Having consistently argued that it is up to the members of organisations to keep their leaders in check, and having repeatedly advocated open discussion and debate as core to developing a culture of democratic engagement, I must declare my own position today in a matter arising out of the contentious issue of Newsday’s Page One photo of Inez Lewis.
Simply put, I do not support the response of the executive of the Media Association of Trinidad and Tobago (MATT), to which I belong.
I question the nature of the response to public criticism of the photo, as well as the content of the statement itself.
The executive’s decision to issue a statement may well reflect the sentiments of the majority of MATT’s members, but it does not represent the views of this member.
In publicising my position, as the executive has publicised its own, even in the absence of consultation with the general membership, I can be confident that MATT is strong enough to handle dissent and wise enough to understand this is how organisations grow. I believe I make MATT stronger by speaking up and not hiding out. I have no need to fear expulsion or the wrath of an insecure leadership, unable to handle scrutiny and unwilling to be accountable. The men and women on the MATT executive are decent professionals, committed to the best interest of the media and deserve my support until I have reason to believe otherwise.
My difference with them in this case is not fatal.
For the record, however, I subscribe to the international standard that news photos should not be tampered with and that if they are altered in any way, it should be so declared. The more heated issue of Newsday’s uncensored image of the distraught grandmother’s exposure raises the subjective issues of newsworthiness and good taste.
In general, the media draw these values from the societies in which they operate. In some cases, a society’s values are anchored in law, such as in the laws against the publication of the identity of victims of sexual abuse or the publication or sale of material deemed “profane, indecent or obscene”.
More commonly, however, newsworthiness and good taste are left up to editorial judgment. Presumably, in the judgment of Newsday’s editors, the image of 81-year-old Inez Lewis with her upraised dress was both newsworthy and met the newspaper’s standard of good taste.
Perhaps the editors believe their judgment is in step with the public’s.
In this, they might rely more on sales figures than on outraged opinion. If their calculation is wrong, public opinion, as expressed through newspaper sales and public expression, should set them right and guide future judgment.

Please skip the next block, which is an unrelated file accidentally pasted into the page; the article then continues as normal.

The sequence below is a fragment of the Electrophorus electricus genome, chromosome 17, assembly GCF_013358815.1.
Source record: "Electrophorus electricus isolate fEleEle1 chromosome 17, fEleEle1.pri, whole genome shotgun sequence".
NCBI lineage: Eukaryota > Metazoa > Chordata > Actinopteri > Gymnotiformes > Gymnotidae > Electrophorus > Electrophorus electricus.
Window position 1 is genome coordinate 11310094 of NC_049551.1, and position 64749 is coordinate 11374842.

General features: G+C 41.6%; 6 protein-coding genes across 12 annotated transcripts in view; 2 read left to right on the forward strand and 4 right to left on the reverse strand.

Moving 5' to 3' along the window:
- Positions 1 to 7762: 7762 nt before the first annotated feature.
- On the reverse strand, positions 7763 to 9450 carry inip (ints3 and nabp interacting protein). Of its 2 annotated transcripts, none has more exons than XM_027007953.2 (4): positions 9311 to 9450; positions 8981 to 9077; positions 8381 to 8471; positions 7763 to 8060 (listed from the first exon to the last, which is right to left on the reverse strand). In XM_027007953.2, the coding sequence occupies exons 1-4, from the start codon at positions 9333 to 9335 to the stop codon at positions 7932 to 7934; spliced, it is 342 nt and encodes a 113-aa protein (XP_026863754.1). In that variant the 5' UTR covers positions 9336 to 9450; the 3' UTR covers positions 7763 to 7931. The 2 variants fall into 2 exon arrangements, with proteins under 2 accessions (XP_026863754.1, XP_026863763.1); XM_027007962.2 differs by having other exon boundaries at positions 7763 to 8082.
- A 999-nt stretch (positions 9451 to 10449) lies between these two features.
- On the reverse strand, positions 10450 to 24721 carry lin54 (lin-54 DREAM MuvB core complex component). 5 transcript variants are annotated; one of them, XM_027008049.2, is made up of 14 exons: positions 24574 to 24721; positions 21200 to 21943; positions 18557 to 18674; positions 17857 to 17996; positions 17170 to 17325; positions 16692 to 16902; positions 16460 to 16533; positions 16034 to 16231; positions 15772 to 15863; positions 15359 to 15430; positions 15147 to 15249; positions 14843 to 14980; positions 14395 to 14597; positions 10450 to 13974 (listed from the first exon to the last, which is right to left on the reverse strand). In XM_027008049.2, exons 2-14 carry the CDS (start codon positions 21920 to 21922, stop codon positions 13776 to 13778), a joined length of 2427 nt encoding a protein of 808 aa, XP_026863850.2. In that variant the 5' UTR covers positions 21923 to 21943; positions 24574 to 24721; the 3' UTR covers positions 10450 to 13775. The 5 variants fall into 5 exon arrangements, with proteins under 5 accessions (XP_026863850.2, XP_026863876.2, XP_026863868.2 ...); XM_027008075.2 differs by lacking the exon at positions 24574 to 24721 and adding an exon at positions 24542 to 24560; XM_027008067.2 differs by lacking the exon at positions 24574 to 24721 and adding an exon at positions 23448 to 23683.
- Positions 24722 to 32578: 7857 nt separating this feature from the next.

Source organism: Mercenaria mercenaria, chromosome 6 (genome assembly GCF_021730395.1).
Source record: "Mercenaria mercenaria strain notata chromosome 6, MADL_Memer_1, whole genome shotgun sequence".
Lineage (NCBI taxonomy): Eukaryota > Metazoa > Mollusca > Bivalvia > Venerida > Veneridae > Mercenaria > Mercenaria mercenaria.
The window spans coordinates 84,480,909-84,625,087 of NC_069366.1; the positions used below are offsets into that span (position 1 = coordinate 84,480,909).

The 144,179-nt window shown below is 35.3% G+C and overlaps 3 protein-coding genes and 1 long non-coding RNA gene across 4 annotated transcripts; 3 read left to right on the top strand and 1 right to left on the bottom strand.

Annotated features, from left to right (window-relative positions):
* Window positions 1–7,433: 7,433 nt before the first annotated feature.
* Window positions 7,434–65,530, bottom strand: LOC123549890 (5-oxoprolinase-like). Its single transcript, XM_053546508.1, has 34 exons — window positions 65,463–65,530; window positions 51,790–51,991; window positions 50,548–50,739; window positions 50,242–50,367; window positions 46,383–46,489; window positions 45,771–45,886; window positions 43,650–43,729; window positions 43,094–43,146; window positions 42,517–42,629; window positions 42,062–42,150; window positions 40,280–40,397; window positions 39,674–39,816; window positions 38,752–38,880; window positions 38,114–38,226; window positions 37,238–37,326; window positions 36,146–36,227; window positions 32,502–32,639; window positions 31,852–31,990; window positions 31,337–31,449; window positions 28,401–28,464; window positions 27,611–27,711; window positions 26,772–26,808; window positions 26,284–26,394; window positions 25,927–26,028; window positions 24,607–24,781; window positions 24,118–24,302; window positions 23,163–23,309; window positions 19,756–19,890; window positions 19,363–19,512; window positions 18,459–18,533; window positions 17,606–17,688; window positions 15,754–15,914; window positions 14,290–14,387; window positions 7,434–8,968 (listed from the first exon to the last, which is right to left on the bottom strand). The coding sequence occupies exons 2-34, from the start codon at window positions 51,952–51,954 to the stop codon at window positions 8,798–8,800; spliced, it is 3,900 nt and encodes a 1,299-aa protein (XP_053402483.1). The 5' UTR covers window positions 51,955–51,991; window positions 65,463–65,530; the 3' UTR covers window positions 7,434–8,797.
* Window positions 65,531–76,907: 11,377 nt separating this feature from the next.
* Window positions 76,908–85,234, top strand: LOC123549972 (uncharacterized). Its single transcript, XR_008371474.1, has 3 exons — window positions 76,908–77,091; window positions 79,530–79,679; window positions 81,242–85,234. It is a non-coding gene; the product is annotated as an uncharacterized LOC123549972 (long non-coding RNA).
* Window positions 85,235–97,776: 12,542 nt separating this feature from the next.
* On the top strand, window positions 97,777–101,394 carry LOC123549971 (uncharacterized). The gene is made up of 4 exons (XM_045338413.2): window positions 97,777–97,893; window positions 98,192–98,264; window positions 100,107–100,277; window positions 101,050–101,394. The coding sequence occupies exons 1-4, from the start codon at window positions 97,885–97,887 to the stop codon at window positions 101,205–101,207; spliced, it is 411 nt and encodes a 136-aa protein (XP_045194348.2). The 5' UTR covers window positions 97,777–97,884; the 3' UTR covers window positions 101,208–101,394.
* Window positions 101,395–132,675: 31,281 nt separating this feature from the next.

This is the interplay between opinion and action.
For me, the photo failed on the counts of both newsworthiness and good taste, but I concede the Newsday editors’ right to publish and be damned as I claim my right to reject it outright. Perhaps, in its rather clumsy way, this is what the MATT executive might have been trying to convey under pressure to “say something” and “take a position”.
As purveyors of the culture, the media is not immune from the national obsession with statements and positions, when what is really needed is to open up room for conversation and dialogue as part of the society’s organic learning and growth. In pre-empting the process of dialogue, however, we court the risk of disaster, such as occurred in Beetham last week.
Despite the mountain of opinion on either side of that divide, there were no winners in that battle. Both sides retreated hurt with Beetham residents mourning the loss of a neighbour at the hands of the police, and police officers in turn pained by the lack of support for them from some members of the public.
In the contentious climate, what was lost was the chance to open up a conversation about how we had managed to so easily slip toward crisis.
In a functioning republic, effective public policy and competent management would have kicked in Sunday evening to pre-empt Monday’s breakdown.
With his men locked in confrontation with Beetham residents on Monday morning, it was almost surreal watching the acting Commissioner of Police talking about getting tough with lawless elements at a routine equipment-handover ceremony.
What acting CoP Stephen Williams needed to explain, to the country as well as the men and women under him, was why, especially after the Sea Lots protest, he has not developed and implemented a protocol for responding to situations that contain a high risk of social volatility.
The rights of the travelling public that he so vehemently defended would not have been abrogated if the acting CoP had been proactive on Sunday evening when tempers began to flare after Christopher Greaves was killed.
Monday’s escalation in which lives could so easily have been lost, might not have occurred at all, if the authorities had done on Sunday what Gillian Lucky, director of the Police Complaints Authority, did on Tuesday when she went into Beetham Estate and brokered peace by assuring the community of an investigation into the killing.
If Mr Williams does not believe that he enjoys the trust and confidence of the community to intervene in this manner, he needs to identify such an official and build him/her into a fully articulated protocol for handling similar situations in the future.
Such a protocol should state clearly the steps to be followed by the police in every fatal shooting involving police officers as well as the process and timeline for engaging the community and informing the public in a manner sufficiently timely to eliminate and/or reduce the risk of social eruption.
The protocol itself should be shared with the public so that everyone involved understands the process and knows what standard to expect.
For the edification of the new Minister of Communication, this is what real communication should look like.
The MATT executive, too, might consider developing some protocols of its own.
Especially regarding media releases.